On June 12, 1990, Robert “Bobby” Young was formally charged with the murder of Don Aronow. At the time, authorities refused to state whether they had plans to implicate or arrest anyone else, as they remained as tight-lipped as they had throughout most of the case. Because he was already serving time for the “Dixie Mafia” murder and the Craig Marshall shooting, prosecutors took their time in building the case.
In 1993, the State of Florida indicted Kramer who, like Young, was serving a life sentence for his drug conviction. Because of his escape attempts, however, he got to serve his time in Dade County Jail rather than the more pushily accommodated federal facility. His indictment was the most heavily guarded in the history of the Dade County Courthouse, inviting dogs, federal agents, aviation support and bomb searches. Wisely, Kramer did not attempt to escape.
In October 1995, after 5 years of investigation and case-building, Bobby Young finally pled No Contest to second-degree murder, sparing him the possibility of a death sentence and, more importantly, keeping him from having to testify against Kramer. Young may have been a lot of things, but a rat he was not. The deal also allowed for the defendant to possibly be out of prison before he died. Young received 19 years for the crime, running concurrently with the time he would serve for his federal convictions. That sentence, however, would not begin until the 17 years he got for his murder and abduction charges were over.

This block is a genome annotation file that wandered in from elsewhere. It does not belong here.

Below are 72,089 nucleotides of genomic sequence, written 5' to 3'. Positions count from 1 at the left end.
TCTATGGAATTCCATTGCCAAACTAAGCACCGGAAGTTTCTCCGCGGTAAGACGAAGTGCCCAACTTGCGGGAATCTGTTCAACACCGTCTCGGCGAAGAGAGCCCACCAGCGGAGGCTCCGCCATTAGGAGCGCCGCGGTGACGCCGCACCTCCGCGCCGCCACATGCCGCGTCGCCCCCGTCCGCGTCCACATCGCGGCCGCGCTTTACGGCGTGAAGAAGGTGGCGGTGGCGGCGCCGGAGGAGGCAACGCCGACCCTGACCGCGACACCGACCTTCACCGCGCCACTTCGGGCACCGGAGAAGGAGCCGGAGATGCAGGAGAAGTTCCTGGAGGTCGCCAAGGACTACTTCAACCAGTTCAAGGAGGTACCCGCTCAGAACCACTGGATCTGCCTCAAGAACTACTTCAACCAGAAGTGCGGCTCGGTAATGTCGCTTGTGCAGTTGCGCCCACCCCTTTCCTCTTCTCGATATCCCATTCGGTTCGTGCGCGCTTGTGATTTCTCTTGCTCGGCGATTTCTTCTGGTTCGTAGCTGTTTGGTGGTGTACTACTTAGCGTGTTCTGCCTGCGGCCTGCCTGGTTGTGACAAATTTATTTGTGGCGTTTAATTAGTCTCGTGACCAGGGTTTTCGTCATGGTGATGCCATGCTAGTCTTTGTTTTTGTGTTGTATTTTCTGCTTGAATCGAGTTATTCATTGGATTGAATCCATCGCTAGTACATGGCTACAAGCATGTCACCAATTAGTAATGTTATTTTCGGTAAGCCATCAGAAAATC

Even without Young’s testimony, prosecutors still believed they had a strong case against Kramer. But as time went on, it began to weaken. Marvyn Kessler’s testimony, mainly which Young admitted to killing Aronow on Kramer’s orders, was ruled inadmissible as attorney-client privilege. Statements Young had made to Metro-Dade police were also ruled inadmissible because he had not had a lawyer present. The rest of the case was based on testimony from inmates and phone conversations, not exactly an air-tight conviction.
I GUESS GREEN BOLOGNA SANDWICHES JUST AREN’T FOR EVERYONE
Fortunately for prosecutors, the horrid conditions in Dade County Jail eventually forced Kramer’s hand. Perhaps it were the sub-freezing temperatures, or maybe it was the lack of bedding, or even beds for that matter, but after several years at DCJ Kramer finally agreed to plead No Contest, as Young had, and received 19 years. Years he could spend, mercifully, in a real prison rather than Dade’s downtown facility. His attorney, Jose Quinon (yes, the same Jose Quinon who was sleeping with Humberto Hernandez’s wife while he was on trial) said it was not an admission of guilt. But for the Aronow family, it gave them some closure.
For ten years, it seems the most sensational and drawn-out murder case in Miami history has been exactly that: History. But some say there is more out there that we do not know and probably never will. Two guys who already were spending most if not all of their lives behind bars pleading to a crime nobody could solve? Seems a little too convenient. Most associated with the case are happy with the results, and that is likely enough for any casual observer. Will we ever know what really happened that February day in 1987? Thanks to a couple of No Contest pleas, probably not. But in a world populated by boat racers, drug dealers, mobsters and world leaders, anything is possible. And, more importantly, anything is possible to cover up.
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"The Murder of Speedboat Builder Don Aronow"